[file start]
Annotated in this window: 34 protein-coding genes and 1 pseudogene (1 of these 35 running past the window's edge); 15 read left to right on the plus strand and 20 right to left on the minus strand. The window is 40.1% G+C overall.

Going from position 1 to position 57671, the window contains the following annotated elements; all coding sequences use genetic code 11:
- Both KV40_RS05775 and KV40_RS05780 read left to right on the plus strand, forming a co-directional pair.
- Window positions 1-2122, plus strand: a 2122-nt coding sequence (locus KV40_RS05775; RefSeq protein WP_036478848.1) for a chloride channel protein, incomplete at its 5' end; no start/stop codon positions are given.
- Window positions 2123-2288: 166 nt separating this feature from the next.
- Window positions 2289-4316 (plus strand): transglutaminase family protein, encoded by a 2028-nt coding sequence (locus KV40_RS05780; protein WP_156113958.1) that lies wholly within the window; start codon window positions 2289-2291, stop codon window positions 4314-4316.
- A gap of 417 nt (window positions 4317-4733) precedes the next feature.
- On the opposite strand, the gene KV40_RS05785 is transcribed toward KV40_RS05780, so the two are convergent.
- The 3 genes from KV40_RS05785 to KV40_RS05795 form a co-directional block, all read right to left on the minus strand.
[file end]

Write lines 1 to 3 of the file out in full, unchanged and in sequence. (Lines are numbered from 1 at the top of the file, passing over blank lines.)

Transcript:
Annotated in this window: 34 protein-coding genes and 1 pseudogene (1 of these 35 running past the window's edge); 15 read left to right on the plus strand and 20 right to left on the minus strand. The window is 40.1% G+C overall.

Going from position 1 to position 57671, the window contains the following annotated elements; all coding sequences use genetic code 11:
- Both KV40_RS05775 and KV40_RS05780 read left to right on the plus strand, forming a co-directional pair.